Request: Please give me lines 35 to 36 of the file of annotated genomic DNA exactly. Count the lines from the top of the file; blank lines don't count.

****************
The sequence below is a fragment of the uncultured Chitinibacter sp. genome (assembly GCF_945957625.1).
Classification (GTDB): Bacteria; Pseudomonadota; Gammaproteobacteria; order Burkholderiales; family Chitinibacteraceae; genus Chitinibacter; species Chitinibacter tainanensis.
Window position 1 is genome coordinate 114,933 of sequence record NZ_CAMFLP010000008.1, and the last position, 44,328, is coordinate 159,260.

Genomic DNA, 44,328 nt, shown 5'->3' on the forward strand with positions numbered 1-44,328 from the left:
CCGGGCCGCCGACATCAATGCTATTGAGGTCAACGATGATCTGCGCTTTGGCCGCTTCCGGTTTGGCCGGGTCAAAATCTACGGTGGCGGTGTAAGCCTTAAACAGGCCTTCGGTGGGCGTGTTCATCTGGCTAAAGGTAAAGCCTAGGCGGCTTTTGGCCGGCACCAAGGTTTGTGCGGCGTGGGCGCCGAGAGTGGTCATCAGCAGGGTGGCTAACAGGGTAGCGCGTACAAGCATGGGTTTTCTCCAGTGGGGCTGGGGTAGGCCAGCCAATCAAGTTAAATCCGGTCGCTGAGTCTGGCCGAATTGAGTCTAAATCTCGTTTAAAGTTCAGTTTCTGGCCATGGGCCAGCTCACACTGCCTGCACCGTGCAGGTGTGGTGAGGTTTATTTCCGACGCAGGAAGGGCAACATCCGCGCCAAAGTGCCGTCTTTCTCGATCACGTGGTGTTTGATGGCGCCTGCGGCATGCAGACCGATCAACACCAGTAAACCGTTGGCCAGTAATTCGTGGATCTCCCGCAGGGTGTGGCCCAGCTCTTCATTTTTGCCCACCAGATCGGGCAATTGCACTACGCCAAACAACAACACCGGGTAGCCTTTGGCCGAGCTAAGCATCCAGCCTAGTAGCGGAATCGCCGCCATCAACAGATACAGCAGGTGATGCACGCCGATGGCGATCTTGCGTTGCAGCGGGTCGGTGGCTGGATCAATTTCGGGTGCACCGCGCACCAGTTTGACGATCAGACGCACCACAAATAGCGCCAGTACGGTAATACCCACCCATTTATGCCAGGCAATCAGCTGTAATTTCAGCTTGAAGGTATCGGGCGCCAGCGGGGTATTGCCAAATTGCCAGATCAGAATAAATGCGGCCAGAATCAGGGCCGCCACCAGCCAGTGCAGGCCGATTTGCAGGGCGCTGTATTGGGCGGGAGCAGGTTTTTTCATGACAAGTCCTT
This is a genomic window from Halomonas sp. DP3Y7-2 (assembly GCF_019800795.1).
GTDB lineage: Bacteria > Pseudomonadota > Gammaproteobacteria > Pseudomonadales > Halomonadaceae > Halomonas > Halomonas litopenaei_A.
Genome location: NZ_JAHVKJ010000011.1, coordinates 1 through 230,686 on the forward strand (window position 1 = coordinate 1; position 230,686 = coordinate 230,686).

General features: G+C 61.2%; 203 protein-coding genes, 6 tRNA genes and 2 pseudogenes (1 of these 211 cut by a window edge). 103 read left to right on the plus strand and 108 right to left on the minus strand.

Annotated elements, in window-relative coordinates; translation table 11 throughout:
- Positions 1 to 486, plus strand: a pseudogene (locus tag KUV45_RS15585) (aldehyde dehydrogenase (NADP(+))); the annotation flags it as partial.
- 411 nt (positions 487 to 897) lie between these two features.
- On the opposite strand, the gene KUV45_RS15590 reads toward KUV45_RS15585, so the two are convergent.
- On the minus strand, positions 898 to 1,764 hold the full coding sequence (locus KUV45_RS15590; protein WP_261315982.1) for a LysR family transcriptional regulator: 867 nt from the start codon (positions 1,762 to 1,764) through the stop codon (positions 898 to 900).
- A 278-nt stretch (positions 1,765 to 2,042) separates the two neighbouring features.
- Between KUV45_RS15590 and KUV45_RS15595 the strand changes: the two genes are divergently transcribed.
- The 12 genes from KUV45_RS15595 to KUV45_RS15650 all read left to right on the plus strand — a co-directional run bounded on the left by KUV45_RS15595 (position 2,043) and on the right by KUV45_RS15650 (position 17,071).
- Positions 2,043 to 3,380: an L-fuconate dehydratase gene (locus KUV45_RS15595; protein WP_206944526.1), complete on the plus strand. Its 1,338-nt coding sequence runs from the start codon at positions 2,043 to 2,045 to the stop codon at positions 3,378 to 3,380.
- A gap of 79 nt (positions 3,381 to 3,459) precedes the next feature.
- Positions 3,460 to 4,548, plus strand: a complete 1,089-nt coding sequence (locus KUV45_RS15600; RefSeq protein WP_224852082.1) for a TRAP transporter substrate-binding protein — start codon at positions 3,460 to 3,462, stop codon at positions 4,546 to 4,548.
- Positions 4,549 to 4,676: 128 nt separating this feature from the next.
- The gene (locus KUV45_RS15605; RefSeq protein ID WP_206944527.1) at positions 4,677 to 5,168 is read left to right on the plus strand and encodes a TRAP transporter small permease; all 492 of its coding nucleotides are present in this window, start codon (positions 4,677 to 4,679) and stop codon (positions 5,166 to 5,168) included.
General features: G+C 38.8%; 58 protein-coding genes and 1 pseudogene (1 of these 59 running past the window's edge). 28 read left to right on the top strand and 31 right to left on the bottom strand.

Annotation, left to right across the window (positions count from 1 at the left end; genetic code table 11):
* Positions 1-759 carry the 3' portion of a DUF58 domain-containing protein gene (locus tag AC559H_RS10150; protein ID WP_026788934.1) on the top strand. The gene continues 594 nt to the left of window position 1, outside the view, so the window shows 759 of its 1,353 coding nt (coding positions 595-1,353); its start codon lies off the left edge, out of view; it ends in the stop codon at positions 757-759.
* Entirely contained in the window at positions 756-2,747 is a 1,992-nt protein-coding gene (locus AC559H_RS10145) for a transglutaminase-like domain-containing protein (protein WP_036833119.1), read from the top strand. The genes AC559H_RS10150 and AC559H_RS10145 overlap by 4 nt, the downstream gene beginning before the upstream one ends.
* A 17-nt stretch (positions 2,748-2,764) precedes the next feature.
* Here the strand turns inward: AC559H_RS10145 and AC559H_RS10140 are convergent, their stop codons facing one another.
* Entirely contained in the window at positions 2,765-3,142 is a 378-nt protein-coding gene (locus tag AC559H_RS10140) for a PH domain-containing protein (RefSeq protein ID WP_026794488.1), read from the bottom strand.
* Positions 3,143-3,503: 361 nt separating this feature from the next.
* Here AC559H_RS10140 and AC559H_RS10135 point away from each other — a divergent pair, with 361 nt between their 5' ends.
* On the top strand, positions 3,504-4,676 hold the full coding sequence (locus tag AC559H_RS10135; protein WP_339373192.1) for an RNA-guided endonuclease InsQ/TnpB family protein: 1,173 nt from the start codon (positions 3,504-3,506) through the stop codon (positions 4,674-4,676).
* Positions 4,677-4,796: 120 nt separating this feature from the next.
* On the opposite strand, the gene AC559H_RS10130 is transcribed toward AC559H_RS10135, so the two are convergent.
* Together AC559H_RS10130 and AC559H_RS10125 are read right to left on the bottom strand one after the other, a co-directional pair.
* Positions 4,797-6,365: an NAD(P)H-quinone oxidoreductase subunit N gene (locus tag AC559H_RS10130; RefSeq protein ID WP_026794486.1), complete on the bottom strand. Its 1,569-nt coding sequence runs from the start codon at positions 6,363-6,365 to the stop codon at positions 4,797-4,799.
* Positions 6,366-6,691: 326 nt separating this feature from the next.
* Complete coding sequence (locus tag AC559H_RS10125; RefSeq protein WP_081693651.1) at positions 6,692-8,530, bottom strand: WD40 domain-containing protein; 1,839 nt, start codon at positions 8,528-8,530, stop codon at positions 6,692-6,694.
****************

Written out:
* Together AC559H_RS10130 and AC559H_RS10125 are read right to left on the bottom strand one after the other, a co-directional pair.
* Positions 4,797-6,365: an NAD(P)H-quinone oxidoreductase subunit N gene (locus tag AC559H_RS10130; RefSeq protein ID WP_026794486.1), complete on the bottom strand. Its 1,569-nt coding sequence runs from the start codon at positions 6,363-6,365 to the stop codon at positions 4,797-4,799.